Harris Jewelry will pay refunds and stop loan collections to settle predatory loan charges

Harris Jewelry, a now-defunct jewelry retailer that government officials say preyed on military families by selling them overpriced trinkets using high-interest loans, will pay million in repayments and will stop collecting its loans under a settlement agreement announced Wednesday by the federal government. Commerce Commission and 18 state attorneys general.

The company operated a small chain of stores near military bases and specialized in selling jewelry and military memorabilia with financing that often left buyers in debt, prosecutors said. The company also made false claims, they said, such as promising to donate proceeds from certain items to charity, but did not follow through.

“Today’s action will help thousands of service members get back on their feet after falling victim to the Harris Jewelry schemes,” said New York State Attorney General Letitia James, whose office has sued Harris Jewelry in 2018. “Predatory lenders and companies that harm the military should be warned that their actions will not be tolerated.

Harris Jewelry closed its stores last year. The settlement requires the company, based in Hauppauge, New York, to stop collecting $21 million in loans still held by 13,000 service members. It must also reimburse nearly $13 million to 46,000 people who paid for “lifetime protection plans” on their purchases – an add-on that was supposed to be optional but was often added without the buyer’s knowledge. prosecutors said.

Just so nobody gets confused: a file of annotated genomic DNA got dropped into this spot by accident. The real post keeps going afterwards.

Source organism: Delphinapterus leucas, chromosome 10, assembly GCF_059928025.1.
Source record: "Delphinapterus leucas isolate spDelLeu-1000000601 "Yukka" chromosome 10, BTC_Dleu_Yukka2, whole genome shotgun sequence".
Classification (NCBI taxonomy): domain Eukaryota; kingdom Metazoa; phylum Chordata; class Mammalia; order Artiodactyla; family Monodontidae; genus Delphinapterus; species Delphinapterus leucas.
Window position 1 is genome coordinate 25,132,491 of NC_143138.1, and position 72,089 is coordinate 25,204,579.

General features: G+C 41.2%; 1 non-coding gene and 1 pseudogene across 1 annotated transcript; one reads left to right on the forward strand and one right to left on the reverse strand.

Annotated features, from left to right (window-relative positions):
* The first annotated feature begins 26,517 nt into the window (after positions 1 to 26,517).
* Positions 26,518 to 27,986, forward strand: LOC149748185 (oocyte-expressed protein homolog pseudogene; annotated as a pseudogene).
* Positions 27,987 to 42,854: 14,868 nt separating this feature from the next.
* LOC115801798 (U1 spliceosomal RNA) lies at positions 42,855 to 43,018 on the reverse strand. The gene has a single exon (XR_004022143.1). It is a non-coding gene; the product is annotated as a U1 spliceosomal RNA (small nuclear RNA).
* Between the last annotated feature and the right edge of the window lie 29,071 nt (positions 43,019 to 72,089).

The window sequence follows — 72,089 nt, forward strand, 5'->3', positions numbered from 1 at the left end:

Those eligible for compensation will receive an email and letter in the mail regarding the settlement agreement.

Harris Jewelry, which neither admitted nor denied the allegations, said in a written statement that it would not reopen its stores. The settlement “resolves these issues in the best interests of all of its stakeholders,” the company said.

Predatory lending to the military is a growing concern for regulators and watchdogs; soldiers’ steady paychecks – and the financial naivety of many young recruits – are a powerful lure for peddlers. Ms. James’ office cited Harris Jewelry’s “Mother’s Medal of Honor” necklace as an example of her tactic: The company bought the item from its wholesaler for less than $78 and sold it for $799. Taxes, fees, and the protection plan brought the total price many buyers paid to nearly $975.

When buyers fell behind in their payments, Harris Jewelry reported the defaults to credit reporting agencies, which hurt customers’ credit scores. As part of Wednesday’s settlement, the company agreed to order the credit bureaus to remove those negative entries.

Dorothy H. Lewis